Probably the fraking source code of about 99.99% of the games are lost forever, not having a “abandonware” for source code mean all these code is lost. And that shows the interest of publishers to preserver the games for the future, or the ability of the game studios to do so.

  32. Robin says:

    To clarify, I don’t think HOTU was putting anyone’s livelihood at risk, and I’d prefer people were playing old games than not, but claiming that it was providing an important service of preservation or striking a blow against The Man is just self-righteous blather.

  33. Kieron Gillen says:

    Robin: I’d agree with the latter – it’s clearly not – but disagree with the former. These games are going. There’s no library of games in Oxford or whatever.


  34. Robin says:

    KG: I’ve heard of cases of arcade games being genuinely lost (due to suicide chips, dilapidated hardware, etc.), but I’d be surprised if there were many cases of easily-copyable PC, computer and console games being lost. Would be interesting to find out.

    Certainly someone should keep an archive (I seem to recall reading that some university was planning to, or maybe the Library of Congress?), but it should be done actually as an archive, with the level of organisation and documentation that entails.

  35. Matthew says:

    Technically speaking, HOTU is operating against the law, yes. Practically speaking, do you really think the rights holders are going to get annoyed at you downloading something like Bard’s Tale or Winter Games?

  36. jalf says:

    @pimorte: How is it piracy exactly? Unlike most other abandonware sites, this one had a strict policy of removing downloads if 1) the game is still sold anywhere, or 2) if the rights holders request it.

    Which means that the only games you can download are the ones that either have no owners, or whose owners have no problem with it.

  37. Lobotomist says:

    Glad to see them back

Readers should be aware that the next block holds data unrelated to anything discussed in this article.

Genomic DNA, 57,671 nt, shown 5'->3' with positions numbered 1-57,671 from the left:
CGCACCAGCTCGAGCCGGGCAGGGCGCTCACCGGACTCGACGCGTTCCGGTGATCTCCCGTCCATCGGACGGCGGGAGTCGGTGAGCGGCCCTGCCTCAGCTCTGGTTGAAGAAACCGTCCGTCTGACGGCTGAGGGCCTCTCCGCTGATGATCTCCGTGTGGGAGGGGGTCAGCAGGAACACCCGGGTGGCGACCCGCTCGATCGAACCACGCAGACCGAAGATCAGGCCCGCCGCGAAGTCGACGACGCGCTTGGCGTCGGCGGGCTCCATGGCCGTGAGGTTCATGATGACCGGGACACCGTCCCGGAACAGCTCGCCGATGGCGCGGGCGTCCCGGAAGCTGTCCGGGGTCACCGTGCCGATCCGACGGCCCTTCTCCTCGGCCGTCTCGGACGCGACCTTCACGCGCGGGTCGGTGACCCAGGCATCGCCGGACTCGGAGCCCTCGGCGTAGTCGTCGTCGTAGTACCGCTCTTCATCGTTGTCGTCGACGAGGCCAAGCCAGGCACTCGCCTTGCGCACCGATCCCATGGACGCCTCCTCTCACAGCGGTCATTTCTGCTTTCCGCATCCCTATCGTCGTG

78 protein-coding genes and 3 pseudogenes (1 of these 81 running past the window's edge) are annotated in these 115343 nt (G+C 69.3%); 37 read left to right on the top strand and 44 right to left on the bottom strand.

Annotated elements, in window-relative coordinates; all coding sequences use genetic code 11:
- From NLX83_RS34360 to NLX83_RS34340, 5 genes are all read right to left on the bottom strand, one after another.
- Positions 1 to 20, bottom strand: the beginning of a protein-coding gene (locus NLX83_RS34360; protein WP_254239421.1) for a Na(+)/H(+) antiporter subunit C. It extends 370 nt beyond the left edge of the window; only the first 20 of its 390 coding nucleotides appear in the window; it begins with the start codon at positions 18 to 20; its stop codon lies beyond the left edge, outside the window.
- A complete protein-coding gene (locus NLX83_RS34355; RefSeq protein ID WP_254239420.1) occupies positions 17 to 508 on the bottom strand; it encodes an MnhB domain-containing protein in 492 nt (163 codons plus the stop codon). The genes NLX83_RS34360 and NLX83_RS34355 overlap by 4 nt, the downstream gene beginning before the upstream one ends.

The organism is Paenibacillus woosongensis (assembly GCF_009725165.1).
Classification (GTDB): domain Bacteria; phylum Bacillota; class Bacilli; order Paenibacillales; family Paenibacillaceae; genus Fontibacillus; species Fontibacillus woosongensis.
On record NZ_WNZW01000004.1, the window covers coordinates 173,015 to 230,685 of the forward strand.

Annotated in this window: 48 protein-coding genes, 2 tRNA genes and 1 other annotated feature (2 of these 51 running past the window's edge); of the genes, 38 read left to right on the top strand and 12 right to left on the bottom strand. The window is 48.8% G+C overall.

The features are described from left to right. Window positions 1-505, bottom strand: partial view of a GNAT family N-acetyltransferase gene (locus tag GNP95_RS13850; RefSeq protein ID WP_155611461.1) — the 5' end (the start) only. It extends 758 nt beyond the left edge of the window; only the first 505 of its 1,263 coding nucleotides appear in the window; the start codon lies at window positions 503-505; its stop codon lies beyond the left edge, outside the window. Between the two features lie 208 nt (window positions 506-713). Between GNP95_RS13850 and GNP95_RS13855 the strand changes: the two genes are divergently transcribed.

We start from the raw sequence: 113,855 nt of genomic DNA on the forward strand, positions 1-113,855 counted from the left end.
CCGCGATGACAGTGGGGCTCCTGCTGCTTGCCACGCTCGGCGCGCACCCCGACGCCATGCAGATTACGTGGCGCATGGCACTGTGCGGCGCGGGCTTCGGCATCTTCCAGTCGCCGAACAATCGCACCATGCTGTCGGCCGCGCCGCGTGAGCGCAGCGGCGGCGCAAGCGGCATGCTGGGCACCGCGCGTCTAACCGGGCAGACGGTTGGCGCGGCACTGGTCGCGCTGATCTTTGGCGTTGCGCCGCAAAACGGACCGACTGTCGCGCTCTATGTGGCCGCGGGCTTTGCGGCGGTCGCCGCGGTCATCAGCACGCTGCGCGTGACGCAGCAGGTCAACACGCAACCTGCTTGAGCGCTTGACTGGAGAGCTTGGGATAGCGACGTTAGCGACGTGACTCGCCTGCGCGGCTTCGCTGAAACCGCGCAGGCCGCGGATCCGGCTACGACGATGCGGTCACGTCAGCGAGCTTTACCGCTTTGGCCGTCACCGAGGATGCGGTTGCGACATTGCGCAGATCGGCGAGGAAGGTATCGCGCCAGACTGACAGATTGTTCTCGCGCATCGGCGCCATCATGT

38. Malagate says:

    Hmm, no library of games…there totally should be a games library, if only to preserve the cream of the crop for posterities sake. Now I have all the more reason to somehow create a library of both books and electronical entertainment.

  39. Butler` says:

    I’m a big proponent of abandonware sites. Glad to see ’em back in action, if in a somewhat dispersed format…

  40. pimorte says:

    @jalf – I’d put it forward that that’s the “steal until you get caught” approach. Should it really be the rightsholder’s responsibility to hunt down and request takedowns off n ‘abandonware’ sites for as long as they hold the copyright?
    It should be the responsibility of the site itself to get permission first.

    I do think there should be some sort of archival institution for games etc, like the Internet Archive was doing for a while. Keep it as a time capsule for release when the game runs out of copyright.

  41. Dominic White says:

    That Gamespot article I mentioned actually interviewed a bunch of game developers and asked their thoughts on HOTU. All of them basically agreed that it was a good thing, and a necessity as publishers are unwilling to let go of anything, even if there’s no possible way of it turning a profit.